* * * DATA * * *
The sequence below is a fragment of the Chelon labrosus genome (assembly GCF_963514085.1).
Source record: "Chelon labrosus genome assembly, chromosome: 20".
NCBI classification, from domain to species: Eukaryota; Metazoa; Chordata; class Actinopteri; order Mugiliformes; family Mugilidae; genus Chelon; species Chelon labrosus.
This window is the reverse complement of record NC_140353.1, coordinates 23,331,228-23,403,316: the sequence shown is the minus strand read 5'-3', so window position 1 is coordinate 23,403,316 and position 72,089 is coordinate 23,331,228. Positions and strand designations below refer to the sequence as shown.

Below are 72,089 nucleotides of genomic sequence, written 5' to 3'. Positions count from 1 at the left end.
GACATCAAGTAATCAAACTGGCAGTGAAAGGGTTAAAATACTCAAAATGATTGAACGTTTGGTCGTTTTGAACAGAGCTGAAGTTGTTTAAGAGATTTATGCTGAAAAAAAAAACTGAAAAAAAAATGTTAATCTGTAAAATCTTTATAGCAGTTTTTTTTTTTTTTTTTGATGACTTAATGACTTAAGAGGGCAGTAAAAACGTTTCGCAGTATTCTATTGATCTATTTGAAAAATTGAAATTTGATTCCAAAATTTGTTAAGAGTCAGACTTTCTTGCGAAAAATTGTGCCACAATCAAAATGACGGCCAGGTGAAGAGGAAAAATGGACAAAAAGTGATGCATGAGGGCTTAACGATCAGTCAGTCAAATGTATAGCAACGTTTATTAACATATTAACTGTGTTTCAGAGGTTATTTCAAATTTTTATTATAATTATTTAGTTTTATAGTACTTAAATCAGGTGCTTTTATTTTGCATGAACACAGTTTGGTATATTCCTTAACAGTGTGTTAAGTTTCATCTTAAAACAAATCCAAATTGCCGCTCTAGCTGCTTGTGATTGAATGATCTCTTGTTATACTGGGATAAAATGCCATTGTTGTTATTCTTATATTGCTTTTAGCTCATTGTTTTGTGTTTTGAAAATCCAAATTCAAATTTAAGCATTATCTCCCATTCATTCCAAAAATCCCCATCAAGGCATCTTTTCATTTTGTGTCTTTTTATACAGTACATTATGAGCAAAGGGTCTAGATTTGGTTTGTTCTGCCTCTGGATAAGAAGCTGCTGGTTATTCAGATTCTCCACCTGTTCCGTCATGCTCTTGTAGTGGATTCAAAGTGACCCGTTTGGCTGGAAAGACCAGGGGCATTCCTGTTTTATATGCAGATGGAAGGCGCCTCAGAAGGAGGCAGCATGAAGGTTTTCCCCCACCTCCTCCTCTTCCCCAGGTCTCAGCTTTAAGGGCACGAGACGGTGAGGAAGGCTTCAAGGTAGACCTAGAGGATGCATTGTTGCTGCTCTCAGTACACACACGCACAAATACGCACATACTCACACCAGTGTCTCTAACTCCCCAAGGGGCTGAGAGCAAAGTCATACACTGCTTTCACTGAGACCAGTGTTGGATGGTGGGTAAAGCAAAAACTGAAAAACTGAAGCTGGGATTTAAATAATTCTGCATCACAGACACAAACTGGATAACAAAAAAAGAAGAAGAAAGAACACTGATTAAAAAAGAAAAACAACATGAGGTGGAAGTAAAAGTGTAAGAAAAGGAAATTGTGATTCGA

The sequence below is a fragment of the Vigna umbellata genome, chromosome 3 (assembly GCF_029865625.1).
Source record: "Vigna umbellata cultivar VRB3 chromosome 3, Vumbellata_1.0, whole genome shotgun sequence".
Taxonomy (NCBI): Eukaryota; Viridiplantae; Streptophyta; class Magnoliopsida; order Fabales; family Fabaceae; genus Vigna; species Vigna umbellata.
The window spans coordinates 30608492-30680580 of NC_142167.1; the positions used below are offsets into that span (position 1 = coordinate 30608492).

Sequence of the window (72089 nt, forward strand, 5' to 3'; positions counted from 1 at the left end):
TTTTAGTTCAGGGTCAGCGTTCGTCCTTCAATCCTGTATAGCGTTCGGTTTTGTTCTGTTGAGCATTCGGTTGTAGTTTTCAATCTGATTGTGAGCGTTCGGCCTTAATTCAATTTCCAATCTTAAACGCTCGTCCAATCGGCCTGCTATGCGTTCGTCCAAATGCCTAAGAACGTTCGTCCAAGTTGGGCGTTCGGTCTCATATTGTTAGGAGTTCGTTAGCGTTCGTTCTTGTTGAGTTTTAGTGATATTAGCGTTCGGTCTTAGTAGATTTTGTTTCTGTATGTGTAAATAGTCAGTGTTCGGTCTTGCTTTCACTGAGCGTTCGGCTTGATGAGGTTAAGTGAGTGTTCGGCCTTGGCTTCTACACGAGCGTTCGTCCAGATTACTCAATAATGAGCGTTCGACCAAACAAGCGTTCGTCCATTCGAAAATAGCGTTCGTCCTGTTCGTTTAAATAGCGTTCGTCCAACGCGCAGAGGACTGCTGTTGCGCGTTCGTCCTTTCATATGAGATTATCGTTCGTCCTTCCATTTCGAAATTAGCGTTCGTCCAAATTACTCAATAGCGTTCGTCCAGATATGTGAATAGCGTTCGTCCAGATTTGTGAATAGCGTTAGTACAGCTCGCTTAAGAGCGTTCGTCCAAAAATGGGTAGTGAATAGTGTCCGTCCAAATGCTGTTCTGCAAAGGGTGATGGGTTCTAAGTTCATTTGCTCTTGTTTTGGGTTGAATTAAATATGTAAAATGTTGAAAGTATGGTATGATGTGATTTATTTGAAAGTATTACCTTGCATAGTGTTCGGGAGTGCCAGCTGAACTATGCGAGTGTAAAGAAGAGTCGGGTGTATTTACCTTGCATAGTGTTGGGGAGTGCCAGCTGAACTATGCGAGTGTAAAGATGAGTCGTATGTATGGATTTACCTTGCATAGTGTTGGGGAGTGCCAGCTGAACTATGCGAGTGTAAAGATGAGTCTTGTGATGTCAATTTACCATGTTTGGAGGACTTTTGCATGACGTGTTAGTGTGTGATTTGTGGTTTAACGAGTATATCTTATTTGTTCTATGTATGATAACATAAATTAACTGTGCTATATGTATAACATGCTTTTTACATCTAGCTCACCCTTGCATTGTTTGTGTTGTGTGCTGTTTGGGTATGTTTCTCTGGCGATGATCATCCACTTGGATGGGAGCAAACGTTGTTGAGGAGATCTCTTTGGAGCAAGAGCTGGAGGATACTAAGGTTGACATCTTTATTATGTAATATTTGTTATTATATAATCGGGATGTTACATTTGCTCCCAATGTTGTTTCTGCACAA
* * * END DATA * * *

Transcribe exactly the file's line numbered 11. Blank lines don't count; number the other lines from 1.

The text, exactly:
Sequence of the window (72089 nt, forward strand, 5' to 3'; positions counted from 1 at the left end):